The Magazine

A Second Moses

Maimonides, philosopher and Jew.

Feb 10, 2014, Vol. 19, No. 21 • By MARK BLITZ
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Although Halbertal is clear in his rationalistic interpretation of Mishneh Torah, he is less direct in his claims about the Guide. He argues that there are four major ways in which the Guide has been interpreted—skeptical, mystical, conservative, and philosophical—and does not directly adjudicate among them. He indicates that Maimonides’ thought may have changed to some degree between Mishneh Torah and the Guide. Nonetheless, he affirms the dominance of the rational standpoint in each of these possibilities. 

Prophecy, miracles, revelation, the afterlife, and God’s providence apparently support the notion that our rational ability to grasp God is limited, that God may act willfully, and that there is irreducible mystery at the core of His actions. Halbertal shows us how Maimonides meets these challenges. The Torah is revealed directly to Moses; other “revelations” are naturally caused, or the products of imagination, which, as such, cannot distinguish the possible from the impossible. True prophets are not inspired remnants from a divine visit, but those with sufficient virtue, wisdom, and experience to see and speak intelligently. The afterlife is not a bodily afterlife; rather, it is the continuation of the thinking soul.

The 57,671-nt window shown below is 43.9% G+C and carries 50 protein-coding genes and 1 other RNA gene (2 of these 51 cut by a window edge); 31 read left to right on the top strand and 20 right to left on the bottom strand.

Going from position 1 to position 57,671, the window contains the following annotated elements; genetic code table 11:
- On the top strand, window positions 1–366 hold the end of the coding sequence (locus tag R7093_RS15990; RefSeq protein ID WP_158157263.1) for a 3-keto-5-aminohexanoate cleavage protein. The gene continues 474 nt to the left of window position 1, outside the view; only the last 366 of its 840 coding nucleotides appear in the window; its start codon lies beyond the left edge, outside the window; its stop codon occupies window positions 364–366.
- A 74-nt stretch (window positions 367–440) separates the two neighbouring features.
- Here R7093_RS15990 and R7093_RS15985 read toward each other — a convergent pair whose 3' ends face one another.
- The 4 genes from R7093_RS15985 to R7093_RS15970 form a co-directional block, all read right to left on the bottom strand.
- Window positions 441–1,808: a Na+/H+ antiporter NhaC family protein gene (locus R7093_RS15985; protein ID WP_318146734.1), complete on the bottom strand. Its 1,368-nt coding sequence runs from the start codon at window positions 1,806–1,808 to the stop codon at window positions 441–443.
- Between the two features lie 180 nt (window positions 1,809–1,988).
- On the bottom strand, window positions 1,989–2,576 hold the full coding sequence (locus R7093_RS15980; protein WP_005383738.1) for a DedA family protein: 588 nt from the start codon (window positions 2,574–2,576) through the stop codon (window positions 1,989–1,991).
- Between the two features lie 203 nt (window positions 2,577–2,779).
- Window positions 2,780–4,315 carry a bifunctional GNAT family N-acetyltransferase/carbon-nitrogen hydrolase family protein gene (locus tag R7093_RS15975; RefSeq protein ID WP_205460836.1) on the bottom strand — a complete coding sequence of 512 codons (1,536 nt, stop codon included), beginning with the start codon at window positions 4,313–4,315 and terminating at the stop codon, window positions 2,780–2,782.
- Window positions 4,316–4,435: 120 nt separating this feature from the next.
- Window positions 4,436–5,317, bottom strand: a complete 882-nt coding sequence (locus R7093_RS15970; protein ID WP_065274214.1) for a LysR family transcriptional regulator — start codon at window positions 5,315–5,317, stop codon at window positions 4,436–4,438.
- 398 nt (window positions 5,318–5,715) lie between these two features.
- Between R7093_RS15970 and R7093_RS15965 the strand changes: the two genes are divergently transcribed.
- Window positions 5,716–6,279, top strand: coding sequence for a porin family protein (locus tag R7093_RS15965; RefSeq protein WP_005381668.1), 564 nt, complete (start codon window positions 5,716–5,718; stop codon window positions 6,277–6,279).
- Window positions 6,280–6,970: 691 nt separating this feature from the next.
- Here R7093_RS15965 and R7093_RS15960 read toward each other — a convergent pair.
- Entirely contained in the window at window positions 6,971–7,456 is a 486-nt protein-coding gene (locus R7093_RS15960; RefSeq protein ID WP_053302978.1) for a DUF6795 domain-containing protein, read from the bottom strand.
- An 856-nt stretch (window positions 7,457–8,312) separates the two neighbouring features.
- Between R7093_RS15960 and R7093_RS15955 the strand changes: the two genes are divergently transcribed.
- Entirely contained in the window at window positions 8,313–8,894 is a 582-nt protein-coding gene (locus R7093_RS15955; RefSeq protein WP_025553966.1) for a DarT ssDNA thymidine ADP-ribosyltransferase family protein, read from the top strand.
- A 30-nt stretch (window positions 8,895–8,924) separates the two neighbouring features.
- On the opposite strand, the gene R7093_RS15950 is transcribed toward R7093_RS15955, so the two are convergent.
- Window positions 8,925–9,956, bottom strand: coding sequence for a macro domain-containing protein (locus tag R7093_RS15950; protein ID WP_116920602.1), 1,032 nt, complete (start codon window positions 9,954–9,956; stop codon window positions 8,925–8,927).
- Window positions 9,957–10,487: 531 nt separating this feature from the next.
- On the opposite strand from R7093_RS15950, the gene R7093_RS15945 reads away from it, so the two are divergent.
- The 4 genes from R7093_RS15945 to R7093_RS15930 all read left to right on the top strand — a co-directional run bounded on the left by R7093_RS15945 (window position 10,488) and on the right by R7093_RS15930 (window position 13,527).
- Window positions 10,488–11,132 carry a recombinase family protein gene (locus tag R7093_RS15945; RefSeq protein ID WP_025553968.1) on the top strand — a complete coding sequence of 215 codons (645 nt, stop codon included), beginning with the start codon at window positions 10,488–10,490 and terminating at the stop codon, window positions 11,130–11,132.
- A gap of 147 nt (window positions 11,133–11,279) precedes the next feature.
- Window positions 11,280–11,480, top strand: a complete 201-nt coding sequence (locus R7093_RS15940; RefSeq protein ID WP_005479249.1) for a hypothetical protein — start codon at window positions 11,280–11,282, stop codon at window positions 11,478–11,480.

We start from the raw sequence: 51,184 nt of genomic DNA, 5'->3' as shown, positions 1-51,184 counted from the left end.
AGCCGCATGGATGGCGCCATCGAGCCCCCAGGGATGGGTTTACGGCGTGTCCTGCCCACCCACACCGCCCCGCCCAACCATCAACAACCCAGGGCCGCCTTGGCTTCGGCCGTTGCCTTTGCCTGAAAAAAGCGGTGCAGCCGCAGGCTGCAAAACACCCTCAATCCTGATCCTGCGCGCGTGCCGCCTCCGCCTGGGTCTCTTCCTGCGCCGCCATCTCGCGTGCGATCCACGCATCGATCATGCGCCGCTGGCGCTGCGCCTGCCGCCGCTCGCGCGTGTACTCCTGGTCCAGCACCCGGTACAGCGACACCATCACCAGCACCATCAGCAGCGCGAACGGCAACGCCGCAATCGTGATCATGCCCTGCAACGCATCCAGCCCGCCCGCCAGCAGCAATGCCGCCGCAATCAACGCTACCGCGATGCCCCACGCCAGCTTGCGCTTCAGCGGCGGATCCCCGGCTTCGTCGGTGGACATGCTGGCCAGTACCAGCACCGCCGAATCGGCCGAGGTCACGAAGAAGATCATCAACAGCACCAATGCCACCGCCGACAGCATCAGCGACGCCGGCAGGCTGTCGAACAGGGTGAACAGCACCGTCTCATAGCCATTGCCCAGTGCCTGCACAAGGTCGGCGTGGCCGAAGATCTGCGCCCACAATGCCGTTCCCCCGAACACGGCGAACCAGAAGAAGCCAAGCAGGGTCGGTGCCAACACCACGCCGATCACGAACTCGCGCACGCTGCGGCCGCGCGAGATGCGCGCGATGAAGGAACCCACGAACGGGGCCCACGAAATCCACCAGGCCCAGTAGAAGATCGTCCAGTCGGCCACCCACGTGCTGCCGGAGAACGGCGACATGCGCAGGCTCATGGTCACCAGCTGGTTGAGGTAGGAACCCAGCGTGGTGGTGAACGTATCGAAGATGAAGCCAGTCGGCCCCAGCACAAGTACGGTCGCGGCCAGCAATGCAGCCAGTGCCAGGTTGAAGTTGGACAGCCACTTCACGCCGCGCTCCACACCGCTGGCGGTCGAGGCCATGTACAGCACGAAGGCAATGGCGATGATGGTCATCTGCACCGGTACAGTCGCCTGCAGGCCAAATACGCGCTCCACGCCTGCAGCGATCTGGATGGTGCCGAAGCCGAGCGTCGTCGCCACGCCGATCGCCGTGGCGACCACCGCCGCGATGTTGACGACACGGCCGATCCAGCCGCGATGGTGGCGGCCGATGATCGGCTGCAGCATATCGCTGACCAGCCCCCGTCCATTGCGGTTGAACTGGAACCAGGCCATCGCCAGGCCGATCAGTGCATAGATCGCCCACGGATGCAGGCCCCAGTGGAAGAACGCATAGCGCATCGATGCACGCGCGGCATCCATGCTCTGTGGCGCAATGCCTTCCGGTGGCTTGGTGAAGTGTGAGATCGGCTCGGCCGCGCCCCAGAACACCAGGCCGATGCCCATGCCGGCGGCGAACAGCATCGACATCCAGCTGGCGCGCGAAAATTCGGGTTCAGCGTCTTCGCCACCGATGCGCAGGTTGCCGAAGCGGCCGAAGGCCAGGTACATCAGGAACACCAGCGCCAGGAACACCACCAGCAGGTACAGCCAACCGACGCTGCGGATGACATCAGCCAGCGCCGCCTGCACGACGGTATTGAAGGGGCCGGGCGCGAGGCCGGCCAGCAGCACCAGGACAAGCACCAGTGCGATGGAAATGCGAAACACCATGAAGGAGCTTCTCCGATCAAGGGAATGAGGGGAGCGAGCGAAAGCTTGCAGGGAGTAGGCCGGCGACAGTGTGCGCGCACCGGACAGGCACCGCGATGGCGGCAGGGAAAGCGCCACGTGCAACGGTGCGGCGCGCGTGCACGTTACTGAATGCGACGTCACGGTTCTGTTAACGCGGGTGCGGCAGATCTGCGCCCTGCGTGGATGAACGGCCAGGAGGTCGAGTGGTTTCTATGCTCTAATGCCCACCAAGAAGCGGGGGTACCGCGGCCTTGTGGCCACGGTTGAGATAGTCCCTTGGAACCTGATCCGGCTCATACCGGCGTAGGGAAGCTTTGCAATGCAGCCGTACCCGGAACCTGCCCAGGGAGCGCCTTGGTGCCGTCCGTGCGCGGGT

What remains of a person after his death is the knowledge he acquired during his life. .  .  . Rather than being a reward for observing the commandments, the world to come is the result of a life devoted to apprehension of the intelligibles.

Miracles have concluded with Moses, and, indeed, Maimonides claims that “all the wonders performed by Moses in the desert were performed by necessity, not to demonstrate prophecy.” 

Scholars will dispute some of Halbertal’s understanding, and he sometimes unconvincingly employs contemporary linguistic and psychological analysis. But these issues do not detract significantly from his book. In any event, this admirable work invites us to study Moses Maimonides’ writings on our own. Perhaps we might even, in the small ways allowed us, follow the light of this man who took time to perfect the law, who recognized and did not try to ignore necessity, and who never ceased to think and to reflect.

Mark Blitz is Fletcher Jones professor of political philosophy at Claremont McKenna College and the author, most recently, of Conserving Liberty.